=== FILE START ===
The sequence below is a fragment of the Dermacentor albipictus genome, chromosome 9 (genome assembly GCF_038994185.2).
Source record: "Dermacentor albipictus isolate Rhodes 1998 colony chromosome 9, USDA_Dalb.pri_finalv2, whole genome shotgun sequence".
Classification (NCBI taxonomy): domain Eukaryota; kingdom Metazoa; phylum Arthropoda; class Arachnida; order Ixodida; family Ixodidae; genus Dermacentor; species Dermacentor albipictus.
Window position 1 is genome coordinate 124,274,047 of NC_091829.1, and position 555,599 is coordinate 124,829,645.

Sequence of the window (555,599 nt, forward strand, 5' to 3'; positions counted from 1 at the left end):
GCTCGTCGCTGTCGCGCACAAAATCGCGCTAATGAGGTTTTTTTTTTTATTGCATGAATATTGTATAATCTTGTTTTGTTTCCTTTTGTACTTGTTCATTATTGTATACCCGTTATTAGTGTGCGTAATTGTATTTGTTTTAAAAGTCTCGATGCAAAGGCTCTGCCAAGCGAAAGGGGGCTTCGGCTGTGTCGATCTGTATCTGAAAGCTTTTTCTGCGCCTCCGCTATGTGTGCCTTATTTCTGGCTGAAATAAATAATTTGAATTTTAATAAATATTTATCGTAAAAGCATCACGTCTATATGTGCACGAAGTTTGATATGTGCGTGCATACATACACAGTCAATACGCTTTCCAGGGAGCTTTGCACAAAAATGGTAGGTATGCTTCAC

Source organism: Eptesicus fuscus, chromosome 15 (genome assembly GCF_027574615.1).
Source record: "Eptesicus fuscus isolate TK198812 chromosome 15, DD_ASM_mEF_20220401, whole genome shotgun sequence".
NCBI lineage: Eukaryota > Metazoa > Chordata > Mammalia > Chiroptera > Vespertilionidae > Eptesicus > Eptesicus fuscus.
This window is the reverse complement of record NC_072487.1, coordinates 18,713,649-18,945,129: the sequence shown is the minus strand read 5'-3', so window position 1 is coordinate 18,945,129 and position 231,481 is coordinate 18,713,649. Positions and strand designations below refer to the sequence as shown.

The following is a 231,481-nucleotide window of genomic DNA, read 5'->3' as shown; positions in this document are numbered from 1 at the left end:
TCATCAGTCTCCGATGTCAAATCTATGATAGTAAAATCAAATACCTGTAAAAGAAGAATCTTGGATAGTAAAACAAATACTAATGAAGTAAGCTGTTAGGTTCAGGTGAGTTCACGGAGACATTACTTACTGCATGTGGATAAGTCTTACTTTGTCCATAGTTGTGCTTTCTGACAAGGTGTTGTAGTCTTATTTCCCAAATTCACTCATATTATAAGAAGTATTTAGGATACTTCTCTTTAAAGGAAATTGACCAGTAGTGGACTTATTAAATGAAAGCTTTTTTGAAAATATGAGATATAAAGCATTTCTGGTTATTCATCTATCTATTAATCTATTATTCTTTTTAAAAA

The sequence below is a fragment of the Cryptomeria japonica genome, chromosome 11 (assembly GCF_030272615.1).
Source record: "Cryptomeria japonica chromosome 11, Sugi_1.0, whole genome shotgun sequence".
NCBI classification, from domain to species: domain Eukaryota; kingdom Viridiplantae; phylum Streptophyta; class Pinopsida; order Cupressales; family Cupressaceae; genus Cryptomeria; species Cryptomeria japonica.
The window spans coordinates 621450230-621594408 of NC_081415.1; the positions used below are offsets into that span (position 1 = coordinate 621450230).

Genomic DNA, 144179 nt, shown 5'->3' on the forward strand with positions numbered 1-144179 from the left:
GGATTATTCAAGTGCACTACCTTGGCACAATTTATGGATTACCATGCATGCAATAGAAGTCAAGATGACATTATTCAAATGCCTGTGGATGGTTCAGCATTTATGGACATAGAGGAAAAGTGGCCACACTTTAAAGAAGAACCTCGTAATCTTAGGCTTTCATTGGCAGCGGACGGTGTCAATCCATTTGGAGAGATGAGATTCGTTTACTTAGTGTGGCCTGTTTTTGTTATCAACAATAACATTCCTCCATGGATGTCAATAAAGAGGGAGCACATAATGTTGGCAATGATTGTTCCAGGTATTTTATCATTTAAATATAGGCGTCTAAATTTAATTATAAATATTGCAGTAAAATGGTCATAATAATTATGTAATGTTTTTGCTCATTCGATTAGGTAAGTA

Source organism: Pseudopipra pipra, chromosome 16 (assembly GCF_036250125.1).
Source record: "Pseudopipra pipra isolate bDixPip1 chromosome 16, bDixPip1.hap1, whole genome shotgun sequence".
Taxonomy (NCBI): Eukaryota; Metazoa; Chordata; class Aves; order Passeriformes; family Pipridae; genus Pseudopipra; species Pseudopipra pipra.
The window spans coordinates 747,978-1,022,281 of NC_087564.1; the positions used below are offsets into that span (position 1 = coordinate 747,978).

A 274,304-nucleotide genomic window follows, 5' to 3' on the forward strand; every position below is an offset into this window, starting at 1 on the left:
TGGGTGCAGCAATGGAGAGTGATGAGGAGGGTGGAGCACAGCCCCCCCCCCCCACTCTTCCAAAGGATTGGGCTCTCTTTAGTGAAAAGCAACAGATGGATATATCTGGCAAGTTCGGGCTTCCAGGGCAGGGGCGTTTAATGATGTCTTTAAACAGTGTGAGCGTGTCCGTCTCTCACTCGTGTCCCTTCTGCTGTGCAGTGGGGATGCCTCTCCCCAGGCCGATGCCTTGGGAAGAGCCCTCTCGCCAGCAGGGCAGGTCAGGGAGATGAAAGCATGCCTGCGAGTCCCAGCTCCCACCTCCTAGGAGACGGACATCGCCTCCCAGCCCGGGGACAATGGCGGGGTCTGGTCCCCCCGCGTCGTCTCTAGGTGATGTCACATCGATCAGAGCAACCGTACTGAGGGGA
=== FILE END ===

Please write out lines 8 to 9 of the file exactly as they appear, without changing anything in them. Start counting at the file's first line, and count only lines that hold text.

Source record: "Eptesicus fuscus isolate TK198812 chromosome 15, DD_ASM_mEF_20220401, whole genome shotgun sequence".
NCBI lineage: Eukaryota > Metazoa > Chordata > Mammalia > Chiroptera > Vespertilionidae > Eptesicus > Eptesicus fuscus.